Montana law has some rules regarding self-defense that could be tested by Sunday’s fatal shooting of a teenager in a Grant Creek home, according to the man who wrote the state’s version of the “castle doctrine.”
Missoula County prosecutors have charged 29-year-old Markus Kaarma with felony deliberate homicide in the death of Diren Dede, a German foreign exchange student at Big Sky High School. Kaarma allegedly shot 17-year-old Dede with a shotgun after finding him in the Deer Canyon Court garage where Kaarma was living at about 12:30 a.m. Sunday.
Montana Shooting Sports Association President Gary Marbut said he had no personal knowledge of the incident and was not commenting on anything specific regarding the participants. But as author and chief lobbyist of Montana’s most current self-defense law, Marbut clarified how the state’s legal system now stands.
Montanans may be presumed innocent if they use lethal force in self-defense in a criminal situation, according to current state law. But the person using that force must have the belief they are at risk of serious bodily injury or loss of life. And they may have to back up that belief in court, Marbut said.
“The three legs of the stool are intent, opportunity and ability,” Marbut said of the state’s stand-your-ground defense. “They’re not codified in statutory law, but they’re the professional standard that’s been developed over years on self-defense situations.”
Intent means the defender has reason to believe his opponent intends to attack, such as by displaying a weapon, making verbal threats or using threatening gestures. Opportunity means the opponent is within range to use the weapon, which might be a few feet away with a knife or 100 yards with a rifle. Ability means the opponent has or appears to have the power to carry out his threat.
“And it’s never that simple,” Marbut said. “The person is authorized to use force or lethal force if the person believes they are at risk of loss of life or bodily injury. And a reasonable and prudent person is supposed to sort that out in seconds.”
Marbut added that when he teaches self-defense classes, he warns participants that using lethal force has consequences far beyond the courtroom.
“We teach if there’s a way a person can safely avoid using lethal force for self-defense, it’s always better,” Marbut said. “In addition to the legal aftermath, there’s also going to be emotional and psychological aftermath that people need help getting through.”
Montana has had a law allowing people to defend occupied structures since at least 1947, Marbut said. And that law probably dates back to the original territorial law books that were swept into what’s now known as the Montana Code Annotated.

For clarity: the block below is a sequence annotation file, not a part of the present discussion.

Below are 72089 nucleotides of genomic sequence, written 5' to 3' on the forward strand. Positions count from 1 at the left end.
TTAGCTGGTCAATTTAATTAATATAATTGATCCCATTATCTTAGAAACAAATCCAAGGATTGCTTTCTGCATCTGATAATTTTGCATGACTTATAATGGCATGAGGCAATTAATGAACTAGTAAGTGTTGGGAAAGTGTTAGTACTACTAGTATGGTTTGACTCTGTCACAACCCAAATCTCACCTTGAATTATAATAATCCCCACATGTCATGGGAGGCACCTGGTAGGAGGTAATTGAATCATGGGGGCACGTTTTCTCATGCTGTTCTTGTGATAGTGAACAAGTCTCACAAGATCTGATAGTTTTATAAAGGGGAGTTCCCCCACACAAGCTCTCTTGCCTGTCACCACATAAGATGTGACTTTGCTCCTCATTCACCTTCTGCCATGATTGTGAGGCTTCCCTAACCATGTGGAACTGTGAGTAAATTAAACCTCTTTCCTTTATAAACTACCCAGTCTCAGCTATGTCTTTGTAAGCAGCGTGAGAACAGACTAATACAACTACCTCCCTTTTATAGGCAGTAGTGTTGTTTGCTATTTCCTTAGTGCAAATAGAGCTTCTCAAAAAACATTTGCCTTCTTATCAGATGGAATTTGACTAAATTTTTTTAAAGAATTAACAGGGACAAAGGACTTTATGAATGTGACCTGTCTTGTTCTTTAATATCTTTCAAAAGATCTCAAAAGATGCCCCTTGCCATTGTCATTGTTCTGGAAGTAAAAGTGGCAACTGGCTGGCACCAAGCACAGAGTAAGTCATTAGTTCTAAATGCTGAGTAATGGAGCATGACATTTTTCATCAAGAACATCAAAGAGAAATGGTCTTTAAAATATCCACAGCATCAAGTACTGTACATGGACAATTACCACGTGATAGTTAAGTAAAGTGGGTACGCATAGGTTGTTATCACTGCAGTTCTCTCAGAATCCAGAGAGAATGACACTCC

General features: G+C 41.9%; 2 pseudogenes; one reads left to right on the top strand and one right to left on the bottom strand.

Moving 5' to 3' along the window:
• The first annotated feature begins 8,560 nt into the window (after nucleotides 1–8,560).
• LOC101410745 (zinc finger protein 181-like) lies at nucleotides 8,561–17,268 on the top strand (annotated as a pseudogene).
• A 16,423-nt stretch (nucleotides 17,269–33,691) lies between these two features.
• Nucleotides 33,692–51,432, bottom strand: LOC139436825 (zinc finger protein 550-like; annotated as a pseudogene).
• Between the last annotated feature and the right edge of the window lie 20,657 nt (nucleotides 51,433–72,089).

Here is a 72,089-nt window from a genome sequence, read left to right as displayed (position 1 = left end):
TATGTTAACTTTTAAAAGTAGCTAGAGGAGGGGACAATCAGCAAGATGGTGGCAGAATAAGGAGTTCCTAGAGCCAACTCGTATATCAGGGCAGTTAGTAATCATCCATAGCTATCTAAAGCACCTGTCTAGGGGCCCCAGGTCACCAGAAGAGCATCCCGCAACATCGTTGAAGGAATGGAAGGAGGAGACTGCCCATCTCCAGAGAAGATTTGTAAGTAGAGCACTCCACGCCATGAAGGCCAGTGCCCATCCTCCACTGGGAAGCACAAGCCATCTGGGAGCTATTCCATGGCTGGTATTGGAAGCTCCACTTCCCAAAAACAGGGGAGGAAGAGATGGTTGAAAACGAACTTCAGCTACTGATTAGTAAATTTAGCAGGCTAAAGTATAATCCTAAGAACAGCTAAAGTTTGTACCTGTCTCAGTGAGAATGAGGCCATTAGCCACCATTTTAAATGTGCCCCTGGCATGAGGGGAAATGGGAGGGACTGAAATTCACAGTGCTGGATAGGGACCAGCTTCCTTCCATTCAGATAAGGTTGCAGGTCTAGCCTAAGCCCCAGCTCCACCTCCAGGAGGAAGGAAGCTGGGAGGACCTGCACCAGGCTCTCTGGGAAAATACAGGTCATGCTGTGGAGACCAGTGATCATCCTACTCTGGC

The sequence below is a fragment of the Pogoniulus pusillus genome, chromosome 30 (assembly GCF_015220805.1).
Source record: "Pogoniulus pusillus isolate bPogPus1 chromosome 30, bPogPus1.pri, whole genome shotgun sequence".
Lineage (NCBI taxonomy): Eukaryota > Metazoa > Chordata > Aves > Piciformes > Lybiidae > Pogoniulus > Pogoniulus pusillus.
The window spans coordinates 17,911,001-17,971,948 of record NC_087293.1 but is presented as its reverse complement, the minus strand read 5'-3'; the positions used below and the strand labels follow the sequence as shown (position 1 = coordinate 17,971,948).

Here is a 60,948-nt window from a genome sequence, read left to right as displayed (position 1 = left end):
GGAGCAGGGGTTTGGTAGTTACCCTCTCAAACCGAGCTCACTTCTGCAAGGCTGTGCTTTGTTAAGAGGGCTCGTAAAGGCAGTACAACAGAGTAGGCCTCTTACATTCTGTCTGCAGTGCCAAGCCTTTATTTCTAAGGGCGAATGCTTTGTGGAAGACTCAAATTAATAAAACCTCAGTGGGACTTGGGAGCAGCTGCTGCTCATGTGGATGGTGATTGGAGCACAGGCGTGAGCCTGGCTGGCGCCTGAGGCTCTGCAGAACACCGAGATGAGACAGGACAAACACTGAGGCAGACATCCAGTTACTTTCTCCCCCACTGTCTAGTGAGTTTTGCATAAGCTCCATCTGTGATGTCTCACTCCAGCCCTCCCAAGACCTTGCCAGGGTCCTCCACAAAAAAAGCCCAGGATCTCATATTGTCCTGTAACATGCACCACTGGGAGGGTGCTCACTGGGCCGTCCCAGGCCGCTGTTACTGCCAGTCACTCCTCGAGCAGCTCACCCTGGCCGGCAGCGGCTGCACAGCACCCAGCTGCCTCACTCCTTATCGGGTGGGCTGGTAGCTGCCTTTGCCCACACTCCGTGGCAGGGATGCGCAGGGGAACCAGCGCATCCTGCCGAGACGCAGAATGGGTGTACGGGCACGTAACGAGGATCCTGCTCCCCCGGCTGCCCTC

In 2000, the state Supreme Court upheld the conviction of a Bozeman woman who killed an abusive partner with a kitchen knife, although she claimed self-defense. Marbut and his supporters used that case to clarify the presumption of innocence in self-defense cases with a bill that became law in 2009.
“The Montana Supreme Court held that once she invoked the claim of self-defense, she was required to prove beyond reasonable doubt that she was justified,” Marbut said. “She was found guilty and imprisoned. We switched that.”
The case involved a situation where only two people were present and one died, Marbut said. That left the only witness forced to prove she was not guilty rather than the prosecution having to overcome her presumption of innocence.
“Before House Bill 228, the burden of proof assumed that a person was not justified in using force to defend themselves,” Marbut said. “We decided it was time to get that issue into statute. The underlying common law and statutory law says if a person is in genuine fear for loss of life or serious bodily injury, they may use lethal force anyplace. That’s spoken of nationally as ‘stand your ground.’ Any place you lawfully are, a right of self-defense exists.”
Montana also has a “defense of occupied structure” law, commonly known as the castle doctrine.
“The castle doctrine is a generic term, that your home is your castle and you can defend it,” Marbut said. “You could defend your home from somebody there illegally, and defend people from someone who had entered unlawfully. In House Bill 228, we also said you have no duty to retreat or flee under those circumstances. Some states have a requirement if you have any way you can escape, and you haven’t tried before using lethal force, you can be charged with a crime. We thought that was not appropriate to Montana culture. So we clarified you don’t have to dial 9-1-1 and wait 15 minutes for the police to arrive before you can use force to defend yourself.”